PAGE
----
Why am I the only one who figured out what Jesus wrote in the dust in regards to the woman accused of adultery? Why didn’t Pope Ratzinger figure it out, or all those million or so virgins locked away in monasteries – at such a cost! Surely they read the Book of Sotah written by Jews.
They knew. They knew? They kept the truth from us for hundreds of years. Why? Because the truth is, Jesus was a great rabbi, even a priest, who had access to the Golden Gate wherein was a stone on the floor, and under this stone was the dust from the altar after the sacrifices. From whom did Jesus get permission to lift this stone – least behold it!
This is the Builder’s Stone, and I bring it down upon all the liars who waged a evil war against Hippie, who did all they could, to destroy me! Bring this war unto me, for I am a Nazarite Judge, as was John, as was Jesus! John the Baptist reborn the Judges of Israel to rule over the Children of God!
What then………….did anyone have need for a king!
Or a Pope, who can not put God’s seed in a woman, can not born a child -and is not a citizen of the United States! What then, is he good for!
I have seen the stone.
Jon the Nazarite
Judging the Sotah the Woman Accused of Adultery
Jesus is practicing Talmic law in regards to the Sotah (adulteress),
and he is trying to be tripped up. That early Christian writers did
not catch this, suggests they were false teachers.
“But Jesus bent down and started to write on the ground with his
finger. When they kept on questioning him, he straitened up and
said to them, “If any one of you is without sin, let him be the first
to throw a stone at her.” Again he stooped down and wrote on the
ground. At this, those who heard began to go away one at a time, the
older ones first, until only Jesus was left with the woman still
standing there.” John 8:6-9
Read Numbers 5:17-23 on how a priest may judge a man who unjustly
accuses his wife of being with another man!
“And the priest shall write the curses in a book and he shall blot
them out with the bitter water.”
In this case we have a Nazarite Priest, the Nazarites being the
Judges in the Torah. Here the Savior writes the name of God in the
dust in order to judge the Sotah by having her drink water from a
cup in which the dust has been stirred Here is strong evidence Jesus
was a Nazarite, and is practicing ancient halacha law regarding the
law of lashon harah (talebearing and gossip) one
can not speak lashon harah about himself, it forbidden to believe it.
It is forbidden to tell others of ones own sins. If one repeats tales
of his own sins, he may intice a friend to sin. According to lashon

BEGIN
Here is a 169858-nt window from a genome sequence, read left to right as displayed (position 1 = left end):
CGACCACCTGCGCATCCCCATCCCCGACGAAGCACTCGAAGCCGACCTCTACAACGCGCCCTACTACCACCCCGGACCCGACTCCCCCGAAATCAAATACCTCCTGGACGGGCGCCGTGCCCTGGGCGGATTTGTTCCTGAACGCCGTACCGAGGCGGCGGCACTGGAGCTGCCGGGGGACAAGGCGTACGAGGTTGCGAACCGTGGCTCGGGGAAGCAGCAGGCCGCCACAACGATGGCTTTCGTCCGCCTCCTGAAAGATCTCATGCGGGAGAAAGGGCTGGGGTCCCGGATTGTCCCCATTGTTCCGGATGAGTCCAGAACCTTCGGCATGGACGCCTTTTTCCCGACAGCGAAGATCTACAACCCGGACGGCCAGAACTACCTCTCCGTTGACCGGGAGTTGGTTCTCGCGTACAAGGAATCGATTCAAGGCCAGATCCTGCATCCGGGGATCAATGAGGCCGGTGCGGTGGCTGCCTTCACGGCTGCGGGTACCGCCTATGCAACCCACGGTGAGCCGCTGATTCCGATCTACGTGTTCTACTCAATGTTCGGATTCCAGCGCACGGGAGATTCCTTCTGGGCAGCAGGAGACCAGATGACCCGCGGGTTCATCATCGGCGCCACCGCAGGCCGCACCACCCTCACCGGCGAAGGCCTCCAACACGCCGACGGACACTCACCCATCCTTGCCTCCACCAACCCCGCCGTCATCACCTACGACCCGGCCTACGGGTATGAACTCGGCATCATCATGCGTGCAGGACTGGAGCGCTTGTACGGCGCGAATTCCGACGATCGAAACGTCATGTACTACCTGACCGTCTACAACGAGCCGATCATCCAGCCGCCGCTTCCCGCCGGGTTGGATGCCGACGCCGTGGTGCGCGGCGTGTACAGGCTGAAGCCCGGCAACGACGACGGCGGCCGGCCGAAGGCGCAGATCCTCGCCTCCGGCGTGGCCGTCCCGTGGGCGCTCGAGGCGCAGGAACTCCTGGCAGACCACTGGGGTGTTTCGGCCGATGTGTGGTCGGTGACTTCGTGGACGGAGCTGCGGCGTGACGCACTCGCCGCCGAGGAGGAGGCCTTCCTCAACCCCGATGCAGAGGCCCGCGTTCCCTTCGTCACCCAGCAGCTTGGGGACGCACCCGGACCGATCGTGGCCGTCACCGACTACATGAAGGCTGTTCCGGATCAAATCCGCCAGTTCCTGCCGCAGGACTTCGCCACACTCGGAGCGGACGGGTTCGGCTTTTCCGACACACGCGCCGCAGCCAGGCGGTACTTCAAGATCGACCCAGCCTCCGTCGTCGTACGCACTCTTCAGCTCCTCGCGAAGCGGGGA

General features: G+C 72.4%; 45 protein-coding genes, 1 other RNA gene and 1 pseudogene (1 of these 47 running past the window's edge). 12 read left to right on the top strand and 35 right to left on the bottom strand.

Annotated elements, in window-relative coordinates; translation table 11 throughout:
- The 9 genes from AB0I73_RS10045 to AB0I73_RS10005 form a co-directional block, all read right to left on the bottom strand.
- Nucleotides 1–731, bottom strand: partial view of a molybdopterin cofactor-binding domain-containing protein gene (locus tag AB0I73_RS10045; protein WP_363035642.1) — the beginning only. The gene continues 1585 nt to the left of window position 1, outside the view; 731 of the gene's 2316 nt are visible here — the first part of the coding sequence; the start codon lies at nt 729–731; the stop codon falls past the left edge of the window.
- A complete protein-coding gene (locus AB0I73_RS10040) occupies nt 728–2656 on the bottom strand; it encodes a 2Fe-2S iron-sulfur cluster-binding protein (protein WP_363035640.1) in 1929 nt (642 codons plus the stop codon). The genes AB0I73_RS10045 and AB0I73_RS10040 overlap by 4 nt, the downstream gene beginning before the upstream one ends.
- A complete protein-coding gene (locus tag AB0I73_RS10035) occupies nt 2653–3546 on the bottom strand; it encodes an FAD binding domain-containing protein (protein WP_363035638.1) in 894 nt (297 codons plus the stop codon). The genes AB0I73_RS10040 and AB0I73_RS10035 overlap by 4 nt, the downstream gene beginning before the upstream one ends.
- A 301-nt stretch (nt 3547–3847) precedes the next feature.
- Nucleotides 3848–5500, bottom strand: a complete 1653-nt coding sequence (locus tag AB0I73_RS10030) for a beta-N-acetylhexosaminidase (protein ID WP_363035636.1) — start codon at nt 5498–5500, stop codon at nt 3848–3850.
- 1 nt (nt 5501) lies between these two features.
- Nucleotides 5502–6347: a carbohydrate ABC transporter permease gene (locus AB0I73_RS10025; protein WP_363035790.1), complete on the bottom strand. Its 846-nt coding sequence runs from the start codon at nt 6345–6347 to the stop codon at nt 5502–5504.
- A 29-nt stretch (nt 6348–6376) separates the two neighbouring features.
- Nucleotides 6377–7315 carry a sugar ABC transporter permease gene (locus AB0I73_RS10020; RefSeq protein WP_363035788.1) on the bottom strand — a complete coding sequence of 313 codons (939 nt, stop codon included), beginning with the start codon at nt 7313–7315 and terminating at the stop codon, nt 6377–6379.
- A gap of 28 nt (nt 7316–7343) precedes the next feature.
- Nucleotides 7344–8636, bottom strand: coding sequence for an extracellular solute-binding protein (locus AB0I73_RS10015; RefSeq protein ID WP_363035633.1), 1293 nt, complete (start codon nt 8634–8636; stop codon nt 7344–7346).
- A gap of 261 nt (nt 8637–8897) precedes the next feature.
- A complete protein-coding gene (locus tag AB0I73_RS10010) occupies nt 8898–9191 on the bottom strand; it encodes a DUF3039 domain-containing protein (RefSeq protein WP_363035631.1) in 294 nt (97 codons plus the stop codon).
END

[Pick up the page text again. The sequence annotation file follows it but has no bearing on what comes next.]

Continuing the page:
harah, “Not only witnessing the actual criminal act, but even
witnessing the punnishment and humiliation of the criminal, can have
a deleterious infludence on the viewer.”
Those who have brought the adulteress to Jesus to be judged, was
caught by them committing the act, thus they are with sin. Upon
hearing tales of the woman’s sin, Jesus pretends he dos not hear,
lest he be with sin as well. As to what he is writing, it appears
he is writing the name of G-d in the dust and will put the dust in a
cup of water, and bid the woman to drink it, for if
she is guilty her stomach will swell and burst. Jesus may have bid
all those who caught the woman in the act of adultery, or, joined the
party to stone her – only hearing the tale of her sin – to come
drink from the water to prove they are telling the truth, and if so,
take the Nazarite vow.
“When Jesus had lifted himself, and saw none but the woman, he
said unto her, Woman, where are those thine accusers? Has no man
condemend thee? She said, No man Lord. and Jesus said unto her,
Niether do I condemn thee: go, and sin no more.”
In the Talmud there is the discussion of a SOTAH, a woman who
is being shamed/punnished for adultery. It is suggested that
anyone who witnesses such a shaming/stoning, should take the vow of
the Nazir. Apparently, this is what Jesus does in John 8:4-9
Jesus comes to the temple.
“And the scribes and Pharisees brought unto him a woman taken
in adultery; and when they set her in the midst, They say unto
him, Master, this woman was taken in adultery, in the very act. Now
Moses in the law commanded US, that such should be stoned: but what
sayeth thou? This they said, tempting him, that they might have to
accuse him. But Jesus stooped down, and with his finger wrote on the
ground, as though he heard them not.”
The explination of the Sotah and the vow of the Nazarite is
applicable here, as Jesus is reminding them of this sequence in
the Oral Law, that once must “seperate and concecrate themselves to